DAVID CORN: The greatest political crime in American history

While campaigning in Iowa in early 2016, Donald Trump proclaimed, “I could stand in the middle of Fifth Avenue and shoot somebody, and I wouldn’t lose any voters, okay. It’s, like, incredible.” Trump essentially did that in the last days of his presidency. He promoted a January 6 rally for what he called a “wild” day in Washington. After an incendiary speech from Trump at that event, the crowd that he had assembled - which was full of white supremacists, neo-Nazis, QAnoners, Christian insurrectionists, and other extremists - turned into a murderous mob that followed Trump’s instruction to march on the Capitol to “fight like hell” and “stop the steal.” 

Zack Stanton: Violent Christian Extremism in the USA

There his marauders attacked the citadel of American democracy, killing one police officer and seriously harming scores of others, with some trying to hunt down the vice president and House speaker, possibly to assassinate them. For hours, while the violent mayhem ensued, Trump did nothing to stop it or protect the lawmakers and cops targeted by his brownshirts.

On Saturday February 13, a month later, Republican senators proved Trump’s “shoot somebody” boast had been dead-on accurate: in his second impeachment trial they voted to let the man who had incited a lethal and seditious riot off the hook.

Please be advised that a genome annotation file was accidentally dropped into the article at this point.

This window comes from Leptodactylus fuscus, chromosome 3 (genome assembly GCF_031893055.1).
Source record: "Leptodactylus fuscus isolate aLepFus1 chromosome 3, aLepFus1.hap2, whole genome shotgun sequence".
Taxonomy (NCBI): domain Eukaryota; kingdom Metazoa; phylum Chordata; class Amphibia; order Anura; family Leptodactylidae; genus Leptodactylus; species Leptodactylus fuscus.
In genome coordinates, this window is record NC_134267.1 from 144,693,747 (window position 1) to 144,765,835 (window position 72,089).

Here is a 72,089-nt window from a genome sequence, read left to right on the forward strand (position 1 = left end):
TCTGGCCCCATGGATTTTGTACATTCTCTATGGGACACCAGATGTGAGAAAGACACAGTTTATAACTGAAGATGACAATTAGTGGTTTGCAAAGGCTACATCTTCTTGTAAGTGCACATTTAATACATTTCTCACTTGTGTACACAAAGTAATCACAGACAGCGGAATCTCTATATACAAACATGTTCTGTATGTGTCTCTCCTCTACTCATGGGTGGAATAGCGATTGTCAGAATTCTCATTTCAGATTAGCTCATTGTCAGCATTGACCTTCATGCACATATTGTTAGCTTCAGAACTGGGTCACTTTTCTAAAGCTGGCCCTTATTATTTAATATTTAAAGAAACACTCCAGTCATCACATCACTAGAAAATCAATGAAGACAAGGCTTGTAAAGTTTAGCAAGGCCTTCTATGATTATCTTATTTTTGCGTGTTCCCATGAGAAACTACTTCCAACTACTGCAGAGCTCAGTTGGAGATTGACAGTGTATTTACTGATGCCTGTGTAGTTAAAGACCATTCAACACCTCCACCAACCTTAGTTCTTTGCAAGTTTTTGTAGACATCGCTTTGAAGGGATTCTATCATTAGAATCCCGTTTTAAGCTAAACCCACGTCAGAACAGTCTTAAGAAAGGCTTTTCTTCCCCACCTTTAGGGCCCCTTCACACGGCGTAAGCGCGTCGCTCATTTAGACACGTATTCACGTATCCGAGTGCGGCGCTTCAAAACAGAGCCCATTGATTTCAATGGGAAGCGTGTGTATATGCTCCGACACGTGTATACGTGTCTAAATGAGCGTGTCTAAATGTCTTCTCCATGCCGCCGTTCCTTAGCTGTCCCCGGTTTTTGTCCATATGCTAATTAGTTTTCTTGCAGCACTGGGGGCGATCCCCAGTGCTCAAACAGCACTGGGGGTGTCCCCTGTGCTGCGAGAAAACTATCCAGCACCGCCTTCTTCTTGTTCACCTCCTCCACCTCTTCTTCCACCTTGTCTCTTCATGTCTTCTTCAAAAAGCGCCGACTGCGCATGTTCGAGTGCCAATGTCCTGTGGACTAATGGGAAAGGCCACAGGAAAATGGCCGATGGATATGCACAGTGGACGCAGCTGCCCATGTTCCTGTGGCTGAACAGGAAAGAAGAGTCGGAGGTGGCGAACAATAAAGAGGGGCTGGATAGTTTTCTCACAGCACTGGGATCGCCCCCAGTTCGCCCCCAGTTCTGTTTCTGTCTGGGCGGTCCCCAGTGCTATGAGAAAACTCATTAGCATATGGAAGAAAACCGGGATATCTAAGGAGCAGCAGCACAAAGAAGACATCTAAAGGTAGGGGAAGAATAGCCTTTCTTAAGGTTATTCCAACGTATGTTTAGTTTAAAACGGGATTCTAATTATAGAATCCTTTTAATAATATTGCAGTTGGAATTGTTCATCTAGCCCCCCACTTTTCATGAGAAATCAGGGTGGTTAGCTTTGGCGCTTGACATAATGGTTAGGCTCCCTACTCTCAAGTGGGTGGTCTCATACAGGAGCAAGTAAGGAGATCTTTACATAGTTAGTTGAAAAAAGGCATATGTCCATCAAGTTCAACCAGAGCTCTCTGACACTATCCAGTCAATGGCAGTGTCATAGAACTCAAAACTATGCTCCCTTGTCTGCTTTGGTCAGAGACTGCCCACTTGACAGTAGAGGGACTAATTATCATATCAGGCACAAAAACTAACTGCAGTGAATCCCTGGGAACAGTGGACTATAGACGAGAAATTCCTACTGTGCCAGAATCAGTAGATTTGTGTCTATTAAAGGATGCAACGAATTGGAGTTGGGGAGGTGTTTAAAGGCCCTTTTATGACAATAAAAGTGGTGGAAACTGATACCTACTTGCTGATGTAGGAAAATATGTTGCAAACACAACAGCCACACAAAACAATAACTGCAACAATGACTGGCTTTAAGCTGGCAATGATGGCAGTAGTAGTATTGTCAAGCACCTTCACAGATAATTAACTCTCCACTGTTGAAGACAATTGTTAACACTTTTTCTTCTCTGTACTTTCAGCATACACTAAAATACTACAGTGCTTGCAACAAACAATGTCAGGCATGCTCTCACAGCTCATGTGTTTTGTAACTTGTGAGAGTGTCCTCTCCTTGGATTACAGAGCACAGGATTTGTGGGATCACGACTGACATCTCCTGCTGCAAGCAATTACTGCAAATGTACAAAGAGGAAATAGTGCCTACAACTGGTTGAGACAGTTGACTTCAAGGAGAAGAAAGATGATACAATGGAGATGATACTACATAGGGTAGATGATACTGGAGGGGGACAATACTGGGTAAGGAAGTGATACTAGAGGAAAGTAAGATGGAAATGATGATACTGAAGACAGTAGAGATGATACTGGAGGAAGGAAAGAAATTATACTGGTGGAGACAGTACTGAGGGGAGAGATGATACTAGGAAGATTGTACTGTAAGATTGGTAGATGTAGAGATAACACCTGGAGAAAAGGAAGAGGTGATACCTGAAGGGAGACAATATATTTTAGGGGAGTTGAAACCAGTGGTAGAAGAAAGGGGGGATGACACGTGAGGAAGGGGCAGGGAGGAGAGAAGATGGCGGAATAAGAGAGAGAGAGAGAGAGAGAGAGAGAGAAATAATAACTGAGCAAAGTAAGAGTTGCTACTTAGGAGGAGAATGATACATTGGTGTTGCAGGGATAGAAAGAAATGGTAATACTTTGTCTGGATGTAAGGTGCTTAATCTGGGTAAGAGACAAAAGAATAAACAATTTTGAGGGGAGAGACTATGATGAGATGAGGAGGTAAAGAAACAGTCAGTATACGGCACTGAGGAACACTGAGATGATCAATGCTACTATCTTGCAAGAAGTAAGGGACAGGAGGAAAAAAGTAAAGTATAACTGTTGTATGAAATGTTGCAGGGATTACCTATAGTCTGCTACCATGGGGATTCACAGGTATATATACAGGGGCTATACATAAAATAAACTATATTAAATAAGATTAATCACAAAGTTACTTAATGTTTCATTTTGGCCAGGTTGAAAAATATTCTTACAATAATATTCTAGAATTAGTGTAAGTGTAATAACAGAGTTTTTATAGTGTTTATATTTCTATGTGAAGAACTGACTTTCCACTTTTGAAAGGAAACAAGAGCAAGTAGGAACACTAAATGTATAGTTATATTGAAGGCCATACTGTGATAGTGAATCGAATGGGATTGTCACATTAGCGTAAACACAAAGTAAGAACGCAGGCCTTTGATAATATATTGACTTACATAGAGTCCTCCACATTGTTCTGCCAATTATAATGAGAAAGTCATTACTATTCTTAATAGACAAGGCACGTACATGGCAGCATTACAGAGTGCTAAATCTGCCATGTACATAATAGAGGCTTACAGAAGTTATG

There is good news for adherents of the rule of law. In a historic move, a bipartisan majority of the Senate - 48 Democrats, two Independents, and seven Republicans - did vote to convict a president who had been impeached by the House (also with a bipartisan majority). This has never happened before. Neither of the two presidents previously impeached - Andrew Johnson and Bill Clinton - ended their impeachment trials with a bipartisan majority condemnation. And that did not occur with Trump’s first impeachment. The impressive presentation of the House managers did persuade members of Trump’s own party that he was guilty of inciting an insurrection. So now it is on Trump’s permanent record. More than half of the members of Congress, including Democrats and Republicans, have rendered a severe verdict: the 45th president was responsible for a deadly assault on the Capitol.

Trump will escape punishment for this act of betrayal, the greatest political crime in American history. But he will not escape judgment. This partial reckoning - Trump declared a villain - will stand forever...


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